Sacrificial Generosity


[Jesus] also saw a poor widow put in two very small copper coins. “Truly I tell you,” he said, “this poor widow has put in more than all the others. All these people gave their gifts out of their wealth; but she out of her poverty put in all she had to live on.”
- Luke 21:2-4

The widow lived in poverty and, given the culture at the time, would likely have been dependent on the charity of others. Few would have expected her to give anything to the temple treasury. Some might have considered her generosity irresponsible.

Some commentators link this story to Jesus’ stern words about religious leaders who “devour widows’ houses.” They read this as Jesus’ criticism of the temple economics that lead poor widows to give their last two pennies. But historically Christians have read this passage differently, as a model of generosity.

Ambrose said: “Christ gave the opinion that the two mites of the widow were preferable to the gifts of the rich. God’s word preferred love joined with zeal and generosity rather than the lavish gifts of generosity.”

The widows’ generosity involved sacrifice. Even though she gave a smaller amount than others, by giving everything she had to live on she “put in more than all the others.”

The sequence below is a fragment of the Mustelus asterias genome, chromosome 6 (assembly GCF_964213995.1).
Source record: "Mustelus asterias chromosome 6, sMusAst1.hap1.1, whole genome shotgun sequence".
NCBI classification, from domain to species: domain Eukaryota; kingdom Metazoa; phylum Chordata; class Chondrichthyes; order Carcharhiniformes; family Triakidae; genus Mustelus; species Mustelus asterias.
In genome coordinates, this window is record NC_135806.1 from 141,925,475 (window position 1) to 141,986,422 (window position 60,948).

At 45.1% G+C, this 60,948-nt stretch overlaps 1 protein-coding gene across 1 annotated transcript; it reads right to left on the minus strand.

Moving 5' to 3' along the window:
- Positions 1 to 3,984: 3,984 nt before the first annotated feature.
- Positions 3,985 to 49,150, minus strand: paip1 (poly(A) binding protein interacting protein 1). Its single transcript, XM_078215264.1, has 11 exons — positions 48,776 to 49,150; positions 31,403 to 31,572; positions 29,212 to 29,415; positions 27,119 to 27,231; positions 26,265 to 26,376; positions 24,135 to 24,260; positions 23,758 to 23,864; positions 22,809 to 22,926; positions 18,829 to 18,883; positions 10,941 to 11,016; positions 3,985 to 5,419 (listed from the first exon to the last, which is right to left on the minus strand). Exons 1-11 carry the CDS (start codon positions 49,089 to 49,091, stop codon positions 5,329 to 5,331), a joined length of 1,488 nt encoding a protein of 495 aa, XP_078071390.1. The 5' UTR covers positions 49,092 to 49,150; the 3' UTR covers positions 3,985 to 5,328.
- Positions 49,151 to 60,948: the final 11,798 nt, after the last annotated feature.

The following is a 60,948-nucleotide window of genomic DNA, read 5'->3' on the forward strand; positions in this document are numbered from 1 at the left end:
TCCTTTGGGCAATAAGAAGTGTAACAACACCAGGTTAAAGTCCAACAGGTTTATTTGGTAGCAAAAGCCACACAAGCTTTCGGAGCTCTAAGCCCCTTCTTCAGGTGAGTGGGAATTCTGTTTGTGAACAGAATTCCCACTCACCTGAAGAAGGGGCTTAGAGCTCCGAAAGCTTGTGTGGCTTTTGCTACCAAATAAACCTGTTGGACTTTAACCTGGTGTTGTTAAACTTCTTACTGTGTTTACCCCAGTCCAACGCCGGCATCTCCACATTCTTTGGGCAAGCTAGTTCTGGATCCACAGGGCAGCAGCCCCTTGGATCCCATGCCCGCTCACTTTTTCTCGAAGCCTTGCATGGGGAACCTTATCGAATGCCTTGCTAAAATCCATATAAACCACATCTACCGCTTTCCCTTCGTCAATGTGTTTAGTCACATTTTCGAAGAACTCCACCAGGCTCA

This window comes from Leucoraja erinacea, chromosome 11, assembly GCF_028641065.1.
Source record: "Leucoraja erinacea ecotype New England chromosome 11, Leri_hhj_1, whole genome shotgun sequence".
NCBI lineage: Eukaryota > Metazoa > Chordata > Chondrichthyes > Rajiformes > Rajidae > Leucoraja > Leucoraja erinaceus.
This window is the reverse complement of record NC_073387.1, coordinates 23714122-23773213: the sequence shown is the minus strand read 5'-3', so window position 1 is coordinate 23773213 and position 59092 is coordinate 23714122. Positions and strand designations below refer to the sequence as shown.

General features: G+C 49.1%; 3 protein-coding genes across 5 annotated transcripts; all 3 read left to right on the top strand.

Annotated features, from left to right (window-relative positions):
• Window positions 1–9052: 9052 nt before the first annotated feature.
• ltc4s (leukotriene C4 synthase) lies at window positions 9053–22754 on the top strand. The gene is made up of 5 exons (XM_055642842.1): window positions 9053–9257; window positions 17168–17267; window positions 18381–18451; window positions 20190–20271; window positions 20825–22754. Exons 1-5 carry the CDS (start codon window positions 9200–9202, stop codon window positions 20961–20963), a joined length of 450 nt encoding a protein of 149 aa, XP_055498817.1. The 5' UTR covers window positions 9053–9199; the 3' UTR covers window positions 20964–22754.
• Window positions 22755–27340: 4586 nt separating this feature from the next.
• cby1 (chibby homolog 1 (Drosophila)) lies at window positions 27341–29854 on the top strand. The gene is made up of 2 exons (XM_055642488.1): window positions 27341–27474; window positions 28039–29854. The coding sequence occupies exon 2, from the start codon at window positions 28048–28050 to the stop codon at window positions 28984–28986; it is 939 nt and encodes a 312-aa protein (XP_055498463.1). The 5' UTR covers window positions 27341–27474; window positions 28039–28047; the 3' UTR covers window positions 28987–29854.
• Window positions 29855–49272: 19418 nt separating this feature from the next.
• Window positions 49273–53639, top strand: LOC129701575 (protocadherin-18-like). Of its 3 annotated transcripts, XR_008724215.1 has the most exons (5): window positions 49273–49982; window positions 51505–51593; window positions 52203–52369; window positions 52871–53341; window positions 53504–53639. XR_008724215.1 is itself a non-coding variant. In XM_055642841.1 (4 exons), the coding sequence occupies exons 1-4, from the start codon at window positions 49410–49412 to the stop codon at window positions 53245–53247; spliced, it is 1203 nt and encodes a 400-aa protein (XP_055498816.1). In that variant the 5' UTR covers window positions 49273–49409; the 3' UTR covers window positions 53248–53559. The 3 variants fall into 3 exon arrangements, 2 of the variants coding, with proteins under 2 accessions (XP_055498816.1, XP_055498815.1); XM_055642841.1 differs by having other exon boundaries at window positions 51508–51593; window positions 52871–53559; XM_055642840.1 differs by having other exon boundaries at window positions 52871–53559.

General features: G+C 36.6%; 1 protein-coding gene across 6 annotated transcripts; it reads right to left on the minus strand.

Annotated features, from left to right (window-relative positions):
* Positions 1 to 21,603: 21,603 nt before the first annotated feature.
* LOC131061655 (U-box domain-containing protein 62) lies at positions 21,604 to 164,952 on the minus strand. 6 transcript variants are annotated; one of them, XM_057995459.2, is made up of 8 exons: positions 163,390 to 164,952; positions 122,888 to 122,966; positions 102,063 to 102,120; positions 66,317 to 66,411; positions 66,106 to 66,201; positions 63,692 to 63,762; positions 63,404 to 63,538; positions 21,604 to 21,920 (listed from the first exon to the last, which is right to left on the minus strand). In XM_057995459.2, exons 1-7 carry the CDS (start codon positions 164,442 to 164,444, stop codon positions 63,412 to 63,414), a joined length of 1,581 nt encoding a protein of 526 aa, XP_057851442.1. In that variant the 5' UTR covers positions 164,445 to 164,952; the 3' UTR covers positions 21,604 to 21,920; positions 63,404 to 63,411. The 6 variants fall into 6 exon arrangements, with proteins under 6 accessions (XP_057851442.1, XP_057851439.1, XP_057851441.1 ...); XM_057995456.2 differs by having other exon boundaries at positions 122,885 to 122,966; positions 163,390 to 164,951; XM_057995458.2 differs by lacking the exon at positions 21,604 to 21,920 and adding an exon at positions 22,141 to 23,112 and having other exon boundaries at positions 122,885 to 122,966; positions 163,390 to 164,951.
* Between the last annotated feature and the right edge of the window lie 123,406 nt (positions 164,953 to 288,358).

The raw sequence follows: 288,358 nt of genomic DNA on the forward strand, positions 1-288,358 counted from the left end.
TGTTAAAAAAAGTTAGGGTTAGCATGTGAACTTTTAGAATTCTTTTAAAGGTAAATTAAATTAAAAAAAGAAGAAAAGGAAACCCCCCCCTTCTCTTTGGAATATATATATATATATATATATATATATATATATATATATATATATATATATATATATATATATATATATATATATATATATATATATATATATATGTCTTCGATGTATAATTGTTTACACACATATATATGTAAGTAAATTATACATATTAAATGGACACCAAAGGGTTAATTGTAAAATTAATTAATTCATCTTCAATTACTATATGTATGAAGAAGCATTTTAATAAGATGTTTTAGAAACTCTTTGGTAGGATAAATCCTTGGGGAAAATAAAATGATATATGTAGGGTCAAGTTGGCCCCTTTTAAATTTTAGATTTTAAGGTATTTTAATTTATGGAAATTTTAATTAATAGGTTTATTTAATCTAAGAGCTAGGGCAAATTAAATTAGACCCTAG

Jesus didn’t equate the size of the gift with the significance of the gift.

There’s something about sacrificial generosity that’s particularly beautiful. Sacrificial gifts have a deeper significance than gifts that are given out of our surplus; the difference between someone giving you the shirt off their back and a shirt out of their closet.

Shortly after this scene, Jesus gave everything he had – his very life – for our sake, dying on the cross to rescue us from our bondage to sin. His sacrificial gift changes our lives, our community and our world. And he changes our practice of generosity, making us people who will sacrifice to do good for God’s sake.

When have you practiced sacrificial generosity? What was that experience like? How has that differed from your other generosity experiences?

1 Comment

And historically, the Church has portrayed itself as poor and needy, begging for tithes. Jesus' comments here speak a definitive "we don't need your stinking money...we want your hearts!" Once again, it's an upside-down Kingdom. Maranatha!!

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